Posted by: oliviapontet | June 19, 2012

Chinese education

In 1986, China has set a target long-term establishment of a nine-year compulsory education for all children. In 1997, the People’s Republic were 628,840 primary schools, 78,642 secondary schools, and 1,020 higher education institutions. In February 2006, the government revised its guidance upwards by promising to make completely free compulsory education for nine years, including textbooks and fees in the poor western provinces of China. In 2002, the proportion of Chinese literate was 90.9%, with 95.1% men and 86.5% women, the Chinese youth (15 to 24) in 2000 is 98 9%: 99.2% for men and 98.5% for women. In March 2007, China announced the decision of making education a national “strategic priority”, with a national budget tripled in two years and an additional $ 223.5 billion yuan (22 billion euros) provided over five years to improve compulsory education in rural areas.

The quality of Chinese universities varies considerably across the country. Most listed in mainland China are Beijing University, People’s University of China (Renmin University of China), and Tsinghua University in Beijing, Tongji University, Fudan University, University Jiao tong Shanghai and the Ecole Normale Superieure in eastern China’s Shanghai, Xi’an Jiaotong University Xi’an, Nanjing University in Nanjing, University of Science and Technology of China Hefei, Zhejiang University in Hangzhou, Wuhan University in Wuhan.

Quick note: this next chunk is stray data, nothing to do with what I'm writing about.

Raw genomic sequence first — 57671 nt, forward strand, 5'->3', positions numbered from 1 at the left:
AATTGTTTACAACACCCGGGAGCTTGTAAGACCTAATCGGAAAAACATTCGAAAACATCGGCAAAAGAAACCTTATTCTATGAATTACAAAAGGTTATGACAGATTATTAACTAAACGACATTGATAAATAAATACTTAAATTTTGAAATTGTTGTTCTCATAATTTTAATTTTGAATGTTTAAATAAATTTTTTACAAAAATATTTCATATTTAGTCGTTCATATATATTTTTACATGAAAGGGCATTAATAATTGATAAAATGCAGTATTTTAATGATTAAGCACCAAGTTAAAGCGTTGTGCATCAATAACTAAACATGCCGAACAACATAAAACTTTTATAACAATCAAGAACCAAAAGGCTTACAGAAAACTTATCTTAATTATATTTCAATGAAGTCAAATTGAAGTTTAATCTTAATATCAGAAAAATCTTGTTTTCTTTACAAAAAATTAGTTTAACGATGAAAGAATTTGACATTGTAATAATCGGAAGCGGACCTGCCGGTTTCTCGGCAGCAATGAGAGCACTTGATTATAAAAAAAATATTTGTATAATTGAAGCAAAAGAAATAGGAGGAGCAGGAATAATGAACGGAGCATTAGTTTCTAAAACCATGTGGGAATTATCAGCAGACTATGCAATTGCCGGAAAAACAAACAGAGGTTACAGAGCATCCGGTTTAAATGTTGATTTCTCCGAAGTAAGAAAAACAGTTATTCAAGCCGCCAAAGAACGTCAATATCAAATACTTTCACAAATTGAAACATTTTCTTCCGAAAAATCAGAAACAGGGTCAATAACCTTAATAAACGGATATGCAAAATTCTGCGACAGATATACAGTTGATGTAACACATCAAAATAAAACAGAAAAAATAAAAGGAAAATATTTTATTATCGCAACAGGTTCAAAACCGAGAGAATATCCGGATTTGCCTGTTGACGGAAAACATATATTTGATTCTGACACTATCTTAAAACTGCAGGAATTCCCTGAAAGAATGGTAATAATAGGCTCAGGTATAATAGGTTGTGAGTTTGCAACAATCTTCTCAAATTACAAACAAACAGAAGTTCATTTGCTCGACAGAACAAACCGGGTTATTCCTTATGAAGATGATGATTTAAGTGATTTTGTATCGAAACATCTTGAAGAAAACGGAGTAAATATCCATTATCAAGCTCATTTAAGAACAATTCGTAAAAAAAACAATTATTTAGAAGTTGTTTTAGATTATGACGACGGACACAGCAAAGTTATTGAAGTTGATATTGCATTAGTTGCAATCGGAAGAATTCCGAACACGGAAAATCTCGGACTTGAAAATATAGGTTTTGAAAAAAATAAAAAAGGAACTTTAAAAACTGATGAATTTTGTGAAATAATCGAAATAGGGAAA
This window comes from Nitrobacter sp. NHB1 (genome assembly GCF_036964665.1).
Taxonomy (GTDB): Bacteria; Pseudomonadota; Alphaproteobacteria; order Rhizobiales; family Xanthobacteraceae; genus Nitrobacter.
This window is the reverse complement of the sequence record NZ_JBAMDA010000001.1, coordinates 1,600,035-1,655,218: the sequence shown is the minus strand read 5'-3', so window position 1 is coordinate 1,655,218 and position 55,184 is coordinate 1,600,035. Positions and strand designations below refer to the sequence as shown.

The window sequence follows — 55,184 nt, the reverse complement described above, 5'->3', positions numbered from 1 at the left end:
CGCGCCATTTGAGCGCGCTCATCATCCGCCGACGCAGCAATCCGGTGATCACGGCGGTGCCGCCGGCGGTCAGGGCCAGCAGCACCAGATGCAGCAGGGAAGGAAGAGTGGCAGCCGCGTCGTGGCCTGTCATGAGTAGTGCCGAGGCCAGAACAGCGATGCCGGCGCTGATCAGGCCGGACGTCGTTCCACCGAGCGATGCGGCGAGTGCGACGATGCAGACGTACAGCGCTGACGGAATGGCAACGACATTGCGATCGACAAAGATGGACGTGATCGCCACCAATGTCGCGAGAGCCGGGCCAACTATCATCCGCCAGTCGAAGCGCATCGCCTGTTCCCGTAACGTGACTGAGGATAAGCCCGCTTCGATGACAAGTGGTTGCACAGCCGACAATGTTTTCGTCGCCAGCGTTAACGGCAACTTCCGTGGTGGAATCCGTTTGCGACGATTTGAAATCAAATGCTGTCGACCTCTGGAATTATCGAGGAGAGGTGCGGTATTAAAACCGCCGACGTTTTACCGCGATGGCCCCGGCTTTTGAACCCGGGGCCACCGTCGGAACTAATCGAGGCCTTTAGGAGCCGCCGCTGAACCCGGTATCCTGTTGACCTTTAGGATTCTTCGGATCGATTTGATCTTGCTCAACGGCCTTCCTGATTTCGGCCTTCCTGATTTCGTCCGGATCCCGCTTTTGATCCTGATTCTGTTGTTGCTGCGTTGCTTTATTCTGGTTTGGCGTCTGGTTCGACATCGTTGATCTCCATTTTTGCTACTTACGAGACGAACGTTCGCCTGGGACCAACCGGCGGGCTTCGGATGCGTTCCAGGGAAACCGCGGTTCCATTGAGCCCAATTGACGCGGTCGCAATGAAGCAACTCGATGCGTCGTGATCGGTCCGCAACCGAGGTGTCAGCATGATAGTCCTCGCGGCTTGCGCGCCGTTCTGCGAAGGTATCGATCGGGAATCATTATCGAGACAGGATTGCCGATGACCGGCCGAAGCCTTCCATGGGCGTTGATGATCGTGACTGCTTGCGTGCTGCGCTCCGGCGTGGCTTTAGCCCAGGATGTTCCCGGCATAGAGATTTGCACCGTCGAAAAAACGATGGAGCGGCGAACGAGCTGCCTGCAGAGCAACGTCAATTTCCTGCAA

Many parents are very involved in the education of their children, including investing a large part of their income. Private lessons and recreational activities, such as foreign languages ​​and music, meet a great success with families of the middle class who can afford it.

Many Chinese parents hope their children will go abroad to complete their training and / or start their careers. French is increasingly studied in China, which needs-in the quest for raw materials-to conquer the resources of Francophone Africa.


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